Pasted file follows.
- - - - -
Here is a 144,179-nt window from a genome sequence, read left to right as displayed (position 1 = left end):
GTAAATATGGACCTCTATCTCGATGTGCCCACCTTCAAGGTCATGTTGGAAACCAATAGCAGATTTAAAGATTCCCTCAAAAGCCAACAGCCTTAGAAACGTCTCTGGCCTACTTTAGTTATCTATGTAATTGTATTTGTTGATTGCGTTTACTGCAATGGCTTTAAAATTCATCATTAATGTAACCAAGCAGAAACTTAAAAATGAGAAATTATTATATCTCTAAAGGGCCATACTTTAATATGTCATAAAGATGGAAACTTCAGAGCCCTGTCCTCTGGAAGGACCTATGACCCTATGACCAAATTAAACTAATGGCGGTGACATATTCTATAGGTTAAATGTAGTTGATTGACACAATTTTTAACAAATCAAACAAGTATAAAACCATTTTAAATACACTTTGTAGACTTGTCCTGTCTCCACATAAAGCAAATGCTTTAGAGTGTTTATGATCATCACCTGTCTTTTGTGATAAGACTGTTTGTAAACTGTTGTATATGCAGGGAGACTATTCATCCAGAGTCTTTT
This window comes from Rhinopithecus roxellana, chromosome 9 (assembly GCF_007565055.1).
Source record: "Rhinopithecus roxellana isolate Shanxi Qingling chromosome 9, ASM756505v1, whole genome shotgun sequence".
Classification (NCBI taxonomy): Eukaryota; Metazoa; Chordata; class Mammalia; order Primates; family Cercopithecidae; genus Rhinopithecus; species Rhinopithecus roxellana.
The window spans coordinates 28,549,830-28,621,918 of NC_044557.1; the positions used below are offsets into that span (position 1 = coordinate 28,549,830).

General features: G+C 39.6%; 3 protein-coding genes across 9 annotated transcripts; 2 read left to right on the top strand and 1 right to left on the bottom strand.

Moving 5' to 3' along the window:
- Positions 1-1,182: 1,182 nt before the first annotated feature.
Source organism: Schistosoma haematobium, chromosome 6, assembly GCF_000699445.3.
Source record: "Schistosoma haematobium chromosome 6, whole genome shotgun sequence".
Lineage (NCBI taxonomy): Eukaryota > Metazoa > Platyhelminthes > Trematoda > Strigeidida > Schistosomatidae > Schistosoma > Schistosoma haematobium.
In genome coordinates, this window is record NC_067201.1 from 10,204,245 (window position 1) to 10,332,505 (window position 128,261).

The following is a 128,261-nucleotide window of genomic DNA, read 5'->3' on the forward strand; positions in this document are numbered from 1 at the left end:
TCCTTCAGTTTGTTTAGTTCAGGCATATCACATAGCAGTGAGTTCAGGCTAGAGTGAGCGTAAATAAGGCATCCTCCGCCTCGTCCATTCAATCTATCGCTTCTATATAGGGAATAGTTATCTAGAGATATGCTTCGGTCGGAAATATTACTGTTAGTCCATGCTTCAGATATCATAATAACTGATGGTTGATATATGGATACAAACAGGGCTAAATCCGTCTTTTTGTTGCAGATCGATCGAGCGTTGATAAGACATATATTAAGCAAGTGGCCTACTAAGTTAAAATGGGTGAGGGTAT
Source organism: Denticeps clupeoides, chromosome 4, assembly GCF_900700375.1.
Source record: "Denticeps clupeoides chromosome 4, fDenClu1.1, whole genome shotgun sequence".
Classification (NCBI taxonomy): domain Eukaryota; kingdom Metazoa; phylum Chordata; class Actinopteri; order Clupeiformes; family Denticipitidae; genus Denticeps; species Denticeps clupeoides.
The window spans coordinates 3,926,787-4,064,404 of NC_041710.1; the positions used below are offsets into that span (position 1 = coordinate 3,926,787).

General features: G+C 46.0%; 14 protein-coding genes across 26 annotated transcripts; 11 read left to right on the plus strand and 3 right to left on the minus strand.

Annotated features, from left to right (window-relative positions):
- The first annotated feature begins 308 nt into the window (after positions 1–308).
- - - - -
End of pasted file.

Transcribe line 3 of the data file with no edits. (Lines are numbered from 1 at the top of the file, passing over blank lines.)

This window comes from Rhinopithecus roxellana, chromosome 9 (assembly GCF_007565055.1).